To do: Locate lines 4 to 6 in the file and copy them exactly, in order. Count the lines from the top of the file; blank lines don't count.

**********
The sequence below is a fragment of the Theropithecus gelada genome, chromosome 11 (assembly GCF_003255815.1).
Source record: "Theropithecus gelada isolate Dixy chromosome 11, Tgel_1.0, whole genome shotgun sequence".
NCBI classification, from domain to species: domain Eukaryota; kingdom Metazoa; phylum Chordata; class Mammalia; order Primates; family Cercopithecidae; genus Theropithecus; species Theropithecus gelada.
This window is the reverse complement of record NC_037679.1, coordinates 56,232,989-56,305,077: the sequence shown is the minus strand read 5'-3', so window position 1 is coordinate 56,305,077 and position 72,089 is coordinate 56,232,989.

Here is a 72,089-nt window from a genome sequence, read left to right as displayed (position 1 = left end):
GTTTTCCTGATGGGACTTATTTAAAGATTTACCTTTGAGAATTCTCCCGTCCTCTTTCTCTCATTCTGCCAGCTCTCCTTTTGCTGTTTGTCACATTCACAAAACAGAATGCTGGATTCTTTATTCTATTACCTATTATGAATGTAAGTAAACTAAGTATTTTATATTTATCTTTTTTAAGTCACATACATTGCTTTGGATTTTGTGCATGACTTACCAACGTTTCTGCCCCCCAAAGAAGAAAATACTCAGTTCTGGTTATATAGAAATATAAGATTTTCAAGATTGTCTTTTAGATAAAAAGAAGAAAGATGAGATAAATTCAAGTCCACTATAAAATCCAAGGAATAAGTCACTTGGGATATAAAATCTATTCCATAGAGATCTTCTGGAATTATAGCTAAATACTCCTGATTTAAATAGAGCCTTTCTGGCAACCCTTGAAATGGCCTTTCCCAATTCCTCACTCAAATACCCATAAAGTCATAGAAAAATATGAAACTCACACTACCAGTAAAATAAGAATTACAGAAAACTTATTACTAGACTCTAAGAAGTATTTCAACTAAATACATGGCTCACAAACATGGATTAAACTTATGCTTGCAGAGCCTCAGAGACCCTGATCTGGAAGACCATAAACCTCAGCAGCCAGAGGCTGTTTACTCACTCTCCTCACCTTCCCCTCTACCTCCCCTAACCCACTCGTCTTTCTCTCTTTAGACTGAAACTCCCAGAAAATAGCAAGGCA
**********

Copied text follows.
This window is the reverse complement of record NC_037679.1, coordinates 56,232,989-56,305,077: the sequence shown is the minus strand read 5'-3', so window position 1 is coordinate 56,305,077 and position 72,089 is coordinate 56,232,989.

Here is a 72,089-nt window from a genome sequence, read left to right as displayed (position 1 = left end):
GTTTTCCTGATGGGACTTATTTAAAGATTTACCTTTGAGAATTCTCCCGTCCTCTTTCTCTCATTCTGCCAGCTCTCCTTTTGCTGTTTGTCACATTCACAAAACAGAATGCTGGATTCTTTATTCTATTACCTATTATGAATGTAAGTAAACTAAGTATTTTATATTTATCTTTTTTAAGTCACATACATTGCTTTGGATTTTGTGCATGACTTACCAACGTTTCTGCCCCCCAAAGAAGAAAATACTCAGTTCTGGTTATATAGAAATATAAGATTTTCAAGATTGTCTTTTAGATAAAAAGAAGAAAGATGAGATAAATTCAAGTCCACTATAAAATCCAAGGAATAAGTCACTTGGGATATAAAATCTATTCCATAGAGATCTTCTGGAATTATAGCTAAATACTCCTGATTTAAATAGAGCCTTTCTGGCAACCCTTGAAATGGCCTTTCCCAATTCCTCACTCAAATACCCATAAAGTCATAGAAAAATATGAAACTCACACTACCAGTAAAATAAGAATTACAGAAAACTTATTACTAGACTCTAAGAAGTATTTCAACTAAATACATGGCTCACAAACATGGATTAAACTTATGCTTGCAGAGCCTCAGAGACCCTGATCTGGAAGACCATAAACCTCAGCAGCCAGAGGCTGTTTACTCACTCTCCTCACCTTCCCCTCTACCTCCCCTAACCCACTCGTCTTTCTCTCTTTAGACTGAAACTCCCAGAAAATAGCAAGGCA